Market Update: December 5, 2016

MarketUpdate_header

  • Global stocks shake off Italy vote; oil moves higher. U.S. indexes are moving higher in early trading, boosted by resilience in European equities after Italians voted down the country’s constitutional referendum on Sunday; rising WTI crude oil prices are also lending support. This comes after the S&P 500 failed to hold early gains in Friday’s session, as strength in defensive stocks was not enough to overcome weakness in the heavily weighted financials and consumer discretionary sectors. Overseas, Asian markets finished mostly lower; the Shanghai Composite (-1.2%) and the Hang Seng (-0.2%) both declined, whereas Japan’s Nikkei (-0.8%) took a breather after reaching 11-month highs last week. Stocks in Europe recovered from early selling pressure following Sunday’s vote in Italy; the STOXX 600 is up 0.4% mid-afternoon. Elsewhere, oil ($51.88/barrel) is tracking near 12-month highs on optimism around last week’s Organization of the Petroleum Exporting Countries (OPEC) deal, COMEX gold ($1163/oz.) is off 1.24%, and Treasuries are falling as the yield on the 10-year note trades at 2.44%.

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  • Quiet week ahead for data as investors mull election results in Europe. As is typically the case in the week after the release of the U.S. monthly jobs report, released last Friday, December 2, 2016, this week’s U.S. economic calendar is relatively quiet, with today’s key release being the service sector Institute for Supply Management (ISM) reading for November. After a flurry of Federal Reserve Bank (Fed) speakers today, December 5, the unofficial “quiet period” for the Fed begins, ahead of the December 13-14, 2016 Federal Open Market Committee (FOMC) meeting. Overseas, China will begin to report its November data set this week, and the central banks of Canada, Australia, and India all meet. With the Italian referendum and the Austrian election in the rear-view mirror, the key event in Europe this week is the European Central Bank‘s policy meeting on Thursday, December 8.
  • European equity markets, and the euro itself, are positive after yesterday’s voting. As widely expected, the Italian people voted against a referendum that would restructure how the country’s Senate would be elected, leading to the resignation of Prime Minister Matteo Renzi. His resignation opens the door for the anti-European Five Star party to gain political strength, and perhaps even lead the next Italian government. Although this is potentially destabilizing, the markets had well priced in the outcome of this vote. At the same time, Austrian voters rejected an anti-European candidate from the far right as their president. Though the presidency in Austria is relatively weak, the election of a far-right candidate would have been seen as another threat to European political integration and the euro itself. This positive surprise has helped the markets (outside of Italian stocks) remain buoyant.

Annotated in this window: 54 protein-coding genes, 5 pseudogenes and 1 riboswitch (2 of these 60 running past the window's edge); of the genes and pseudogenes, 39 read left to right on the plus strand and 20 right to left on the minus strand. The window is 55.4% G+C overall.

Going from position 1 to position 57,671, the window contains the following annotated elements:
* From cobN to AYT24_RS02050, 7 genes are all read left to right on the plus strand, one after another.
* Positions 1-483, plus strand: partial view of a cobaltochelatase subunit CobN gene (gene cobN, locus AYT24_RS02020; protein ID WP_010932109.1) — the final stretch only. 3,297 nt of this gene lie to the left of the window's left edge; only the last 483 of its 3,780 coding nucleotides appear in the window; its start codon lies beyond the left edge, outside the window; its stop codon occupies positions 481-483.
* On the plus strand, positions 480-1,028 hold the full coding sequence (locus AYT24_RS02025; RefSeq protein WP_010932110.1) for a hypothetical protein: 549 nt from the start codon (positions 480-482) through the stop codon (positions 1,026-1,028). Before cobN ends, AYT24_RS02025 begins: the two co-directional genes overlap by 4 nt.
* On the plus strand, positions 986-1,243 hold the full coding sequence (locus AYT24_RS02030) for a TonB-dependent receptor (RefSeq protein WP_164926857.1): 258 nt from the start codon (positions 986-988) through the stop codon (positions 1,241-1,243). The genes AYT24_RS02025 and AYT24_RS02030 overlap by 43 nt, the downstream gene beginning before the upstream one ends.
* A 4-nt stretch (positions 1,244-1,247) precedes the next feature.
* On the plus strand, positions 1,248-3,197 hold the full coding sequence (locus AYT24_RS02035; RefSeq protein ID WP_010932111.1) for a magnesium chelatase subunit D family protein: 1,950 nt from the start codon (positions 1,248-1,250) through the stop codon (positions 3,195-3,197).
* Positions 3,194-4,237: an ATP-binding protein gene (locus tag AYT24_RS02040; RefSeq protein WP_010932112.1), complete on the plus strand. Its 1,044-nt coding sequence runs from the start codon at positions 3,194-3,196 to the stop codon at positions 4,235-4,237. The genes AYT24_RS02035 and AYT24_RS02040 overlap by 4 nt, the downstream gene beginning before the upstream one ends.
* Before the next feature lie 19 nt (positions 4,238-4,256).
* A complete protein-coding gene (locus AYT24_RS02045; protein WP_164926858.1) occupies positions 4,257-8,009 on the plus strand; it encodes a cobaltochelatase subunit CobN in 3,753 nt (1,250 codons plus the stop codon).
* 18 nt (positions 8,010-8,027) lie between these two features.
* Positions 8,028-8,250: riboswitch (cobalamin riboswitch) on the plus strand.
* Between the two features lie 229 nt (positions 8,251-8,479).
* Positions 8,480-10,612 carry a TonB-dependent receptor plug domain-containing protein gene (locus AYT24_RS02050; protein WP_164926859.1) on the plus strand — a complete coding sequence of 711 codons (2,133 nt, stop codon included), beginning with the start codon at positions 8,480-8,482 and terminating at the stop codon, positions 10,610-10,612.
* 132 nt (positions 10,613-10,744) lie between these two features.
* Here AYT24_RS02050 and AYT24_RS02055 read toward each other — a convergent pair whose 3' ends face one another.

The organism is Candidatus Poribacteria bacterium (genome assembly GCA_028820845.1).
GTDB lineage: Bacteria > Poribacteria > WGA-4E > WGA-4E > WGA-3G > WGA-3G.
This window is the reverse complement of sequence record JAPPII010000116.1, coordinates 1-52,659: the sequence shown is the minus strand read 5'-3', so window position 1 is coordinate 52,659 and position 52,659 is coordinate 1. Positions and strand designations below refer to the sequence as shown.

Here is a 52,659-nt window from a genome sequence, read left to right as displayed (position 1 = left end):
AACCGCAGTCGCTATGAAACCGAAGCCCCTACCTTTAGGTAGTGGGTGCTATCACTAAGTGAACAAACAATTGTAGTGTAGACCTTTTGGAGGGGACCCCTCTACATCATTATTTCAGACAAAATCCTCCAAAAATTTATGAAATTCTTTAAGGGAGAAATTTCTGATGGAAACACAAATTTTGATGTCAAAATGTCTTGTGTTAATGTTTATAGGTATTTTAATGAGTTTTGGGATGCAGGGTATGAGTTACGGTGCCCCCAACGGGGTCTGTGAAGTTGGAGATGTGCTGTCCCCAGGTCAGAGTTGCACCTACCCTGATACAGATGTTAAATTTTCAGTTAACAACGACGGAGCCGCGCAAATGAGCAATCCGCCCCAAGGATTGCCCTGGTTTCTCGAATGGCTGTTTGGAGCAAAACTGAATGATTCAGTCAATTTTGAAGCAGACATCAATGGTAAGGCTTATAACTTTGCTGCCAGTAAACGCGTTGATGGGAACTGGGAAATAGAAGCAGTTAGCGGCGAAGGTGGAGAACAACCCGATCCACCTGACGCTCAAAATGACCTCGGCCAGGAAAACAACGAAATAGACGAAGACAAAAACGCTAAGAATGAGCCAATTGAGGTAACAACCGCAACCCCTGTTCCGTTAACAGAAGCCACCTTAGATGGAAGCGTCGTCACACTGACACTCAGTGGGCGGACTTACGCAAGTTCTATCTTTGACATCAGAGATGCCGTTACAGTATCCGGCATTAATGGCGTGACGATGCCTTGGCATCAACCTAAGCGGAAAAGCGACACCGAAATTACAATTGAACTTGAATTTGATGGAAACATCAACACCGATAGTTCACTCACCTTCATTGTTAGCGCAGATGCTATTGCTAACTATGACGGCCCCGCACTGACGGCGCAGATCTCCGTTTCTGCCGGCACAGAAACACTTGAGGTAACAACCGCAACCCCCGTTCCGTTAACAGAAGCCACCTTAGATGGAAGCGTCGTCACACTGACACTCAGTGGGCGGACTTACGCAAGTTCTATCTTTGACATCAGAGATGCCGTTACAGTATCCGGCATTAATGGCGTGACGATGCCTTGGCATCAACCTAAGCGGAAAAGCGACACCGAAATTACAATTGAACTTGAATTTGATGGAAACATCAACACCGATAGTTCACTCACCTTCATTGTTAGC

• Beige Book recap. The themes in the November 2016 Beige Book are consistent with our view that the Fed will raise rates later this month. At +64, the November Beige Book 2016 reading is now back in the middle of the range it has been in since early 2012. Despite the elevated level of uncertainty surrounding the U.S. presidential election and the outlook for the global economy, optimism on Main Street still reigns.
  • Irrational Exuberance Part 2? Twenty years ago today, Fed President Alan Greenspan gave his now famous Irrational Exuberance speech regarding over-valuations in the equity markets. Today, we examine if we are in another state of irrational exuberance. One concern is valuations are indeed higher than historical norms, although they are by no means near the euphoric levels of the late 1990s. On the fundamental front, the economy continues to show growth consistent with mid cycle, not late cycle. Last, overall market sentiment is showing many more bulls than we saw a month ago, but it still isn’t near the levels of excitement seen at previous market peaks.
  • Santa tends to come late. We all know that December is historically a strong month or equities, with the S&P 500 up 1.6% on average since 1950[1]. Here’s the catch: nearly all the gains tend to happen the second half of the month. Since 1950 on average, the S&P 500 has been flat as of December 15, rallying strongly during the second half of the month. The past 20 years, the S&P 500 has actually been down 0.4% as of mid month, before finishing 1.3% higher on average.

[1] Please note: The modern design of the S&P 500 stock index was first launched in 1957. Performance back to 1950 incorporates the performance of predecessor index, the S&P 90.

MonitoringWeek_header

Monday

  • ISM Non Mfg. (Nov)
  • Dudley (Dove)
  • Evans (Dove)
  • Bullard (Hawk)

Tuesday

  • FOMC Quiet Period Begins

Wednesday

  • India: Reserve Bank of India Meeting (No Change Expected)
  • China: Imports and Exports (Nov)

Thursday

  • Flow of Funds (Q3)
  • Eurozone: European Central Bank Meeting (No Change Expected)
  • China: CPI (Nov)
  • Japan: Economy Watchers Survey (Nov)

Friday

  • Consumer Sentiment and Inflation Expectations (Dec)